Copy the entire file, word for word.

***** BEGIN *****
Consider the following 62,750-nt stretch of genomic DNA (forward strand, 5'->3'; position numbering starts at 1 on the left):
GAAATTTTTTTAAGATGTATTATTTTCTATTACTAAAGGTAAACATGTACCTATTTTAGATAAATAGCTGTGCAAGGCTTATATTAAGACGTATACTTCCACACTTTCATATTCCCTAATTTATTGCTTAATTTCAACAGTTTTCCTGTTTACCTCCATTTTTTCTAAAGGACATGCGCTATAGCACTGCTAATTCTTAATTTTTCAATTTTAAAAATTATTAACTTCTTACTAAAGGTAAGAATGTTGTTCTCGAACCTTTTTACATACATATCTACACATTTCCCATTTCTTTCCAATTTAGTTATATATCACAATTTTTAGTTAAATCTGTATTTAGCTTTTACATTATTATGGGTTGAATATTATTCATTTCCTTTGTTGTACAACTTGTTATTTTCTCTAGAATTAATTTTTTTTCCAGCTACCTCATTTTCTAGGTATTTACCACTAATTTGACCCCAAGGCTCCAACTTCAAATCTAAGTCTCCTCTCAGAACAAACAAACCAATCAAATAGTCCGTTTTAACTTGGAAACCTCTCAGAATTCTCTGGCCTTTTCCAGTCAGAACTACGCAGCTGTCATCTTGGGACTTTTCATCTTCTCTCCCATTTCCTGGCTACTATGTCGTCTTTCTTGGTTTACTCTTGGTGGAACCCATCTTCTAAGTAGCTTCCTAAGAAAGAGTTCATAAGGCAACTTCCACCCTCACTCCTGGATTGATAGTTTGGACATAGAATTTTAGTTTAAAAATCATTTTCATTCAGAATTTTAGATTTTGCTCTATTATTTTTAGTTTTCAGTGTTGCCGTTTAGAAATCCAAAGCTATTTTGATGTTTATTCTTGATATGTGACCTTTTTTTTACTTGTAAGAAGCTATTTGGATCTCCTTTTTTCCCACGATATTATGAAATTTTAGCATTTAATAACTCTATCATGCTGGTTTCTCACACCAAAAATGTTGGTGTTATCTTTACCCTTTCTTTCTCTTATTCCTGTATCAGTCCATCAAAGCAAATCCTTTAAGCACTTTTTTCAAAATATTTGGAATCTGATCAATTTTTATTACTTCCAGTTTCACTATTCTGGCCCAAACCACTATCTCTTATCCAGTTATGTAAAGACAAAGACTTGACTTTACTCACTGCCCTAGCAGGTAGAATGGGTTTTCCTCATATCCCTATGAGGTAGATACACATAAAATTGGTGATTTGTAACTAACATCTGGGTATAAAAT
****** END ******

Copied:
Consider the following 62,750-nt stretch of genomic DNA (forward strand, 5'->3'; position numbering starts at 1 on the left):
GAAATTTTTTTAAGATGTATTATTTTCTATTACTAAAGGTAAACATGTACCTATTTTAGATAAATAGCTGTGCAAGGCTTATATTAAGACGTATACTTCCACACTTTCATATTCCCTAATTTATTGCTTAATTTCAACAGTTTTCCTGTTTACCTCCATTTTTTCTAAAGGACATGCGCTATAGCACTGCTAATTCTTAATTTTTCAATTTTAAAAATTATTAACTTCTTACTAAAGGTAAGAATGTTGTTCTCGAACCTTTTTACATACATATCTACACATTTCCCATTTCTTTCCAATTTAGTTATATATCACAATTTTTAGTTAAATCTGTATTTAGCTTTTACATTATTATGGGTTGAATATTATTCATTTCCTTTGTTGTACAACTTGTTATTTTCTCTAGAATTAATTTTTTTTCCAGCTACCTCATTTTCTAGGTATTTACCACTAATTTGACCCCAAGGCTCCAACTTCAAATCTAAGTCTCCTCTCAGAACAAACAAACCAATCAAATAGTCCGTTTTAACTTGGAAACCTCTCAGAATTCTCTGGCCTTTTCCAGTCAGAACTACGCAGCTGTCATCTTGGGACTTTTCATCTTCTCTCCCATTTCCTGGCTACTATGTCGTCTTTCTTGGTTTACTCTTGGTGGAACCCATCTTCTAAGTAGCTTCCTAAGAAAGAGTTCATAAGGCAACTTCCACCCTCACTCCTGGATTGATAGTTTGGACATAGAATTTTAGTTTAAAAATCATTTTCATTCAGAATTTTAGATTTTGCTCTATTATTTTTAGTTTTCAGTGTTGCCGTTTAGAAATCCAAAGCTATTTTGATGTTTATTCTTGATATGTGACCTTTTTTTTACTTGTAAGAAGCTATTTGGATCTCCTTTTTTCCCACGATATTATGAAATTTTAGCATTTAATAACTCTATCATGCTGGTTTCTCACACCAAAAATGTTGGTGTTATCTTTACCCTTTCTTTCTCTTATTCCTGTATCAGTCCATCAAAGCAAATCCTTTAAGCACTTTTTTCAAAATATTTGGAATCTGATCAATTTTTATTACTTCCAGTTTCACTATTCTGGCCCAAACCACTATCTCTTATCCAGTTATGTAAAGACAAAGACTTGACTTTACTCACTGCCCTAGCAGGTAGAATGGGTTTTCCTCATATCCCTATGAGGTAGATACACATAAAATTGGTGATTTGTAACTAACATCTGGGTATAAAAT